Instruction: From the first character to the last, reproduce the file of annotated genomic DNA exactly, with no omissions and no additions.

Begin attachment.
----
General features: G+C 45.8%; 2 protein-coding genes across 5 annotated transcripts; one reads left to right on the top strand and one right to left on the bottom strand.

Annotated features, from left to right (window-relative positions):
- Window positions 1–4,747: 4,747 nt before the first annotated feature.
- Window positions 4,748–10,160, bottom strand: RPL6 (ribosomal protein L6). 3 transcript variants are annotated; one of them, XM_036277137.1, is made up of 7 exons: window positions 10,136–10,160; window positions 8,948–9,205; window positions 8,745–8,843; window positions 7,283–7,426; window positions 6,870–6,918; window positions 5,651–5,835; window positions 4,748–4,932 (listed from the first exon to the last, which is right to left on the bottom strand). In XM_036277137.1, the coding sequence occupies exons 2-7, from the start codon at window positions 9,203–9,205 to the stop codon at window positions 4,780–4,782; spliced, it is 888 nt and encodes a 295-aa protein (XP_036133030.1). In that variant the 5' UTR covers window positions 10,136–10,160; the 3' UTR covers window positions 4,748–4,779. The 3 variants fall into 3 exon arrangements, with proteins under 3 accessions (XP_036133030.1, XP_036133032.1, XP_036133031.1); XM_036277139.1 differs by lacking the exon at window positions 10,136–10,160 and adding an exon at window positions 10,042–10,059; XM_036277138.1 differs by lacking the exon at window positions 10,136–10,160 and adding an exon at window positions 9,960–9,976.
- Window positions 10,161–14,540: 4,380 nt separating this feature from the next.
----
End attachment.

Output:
General features: G+C 45.8%; 2 protein-coding genes across 5 annotated transcripts; one reads left to right on the top strand and one right to left on the bottom strand.

Annotated features, from left to right (window-relative positions):
- Window positions 1–4,747: 4,747 nt before the first annotated feature.
- Window positions 4,748–10,160, bottom strand: RPL6 (ribosomal protein L6). 3 transcript variants are annotated; one of them, XM_036277137.1, is made up of 7 exons: window positions 10,136–10,160; window positions 8,948–9,205; window positions 8,745–8,843; window positions 7,283–7,426; window positions 6,870–6,918; window positions 5,651–5,835; window positions 4,748–4,932 (listed from the first exon to the last, which is right to left on the bottom strand). In XM_036277137.1, the coding sequence occupies exons 2-7, from the start codon at window positions 9,203–9,205 to the stop codon at window positions 4,780–4,782; spliced, it is 888 nt and encodes a 295-aa protein (XP_036133030.1). In that variant the 5' UTR covers window positions 10,136–10,160; the 3' UTR covers window positions 4,748–4,779. The 3 variants fall into 3 exon arrangements, with proteins under 3 accessions (XP_036133030.1, XP_036133032.1, XP_036133031.1); XM_036277139.1 differs by lacking the exon at window positions 10,136–10,160 and adding an exon at window positions 10,042–10,059; XM_036277138.1 differs by lacking the exon at window positions 10,136–10,160 and adding an exon at window positions 9,960–9,976.
- Window positions 10,161–14,540: 4,380 nt separating this feature from the next.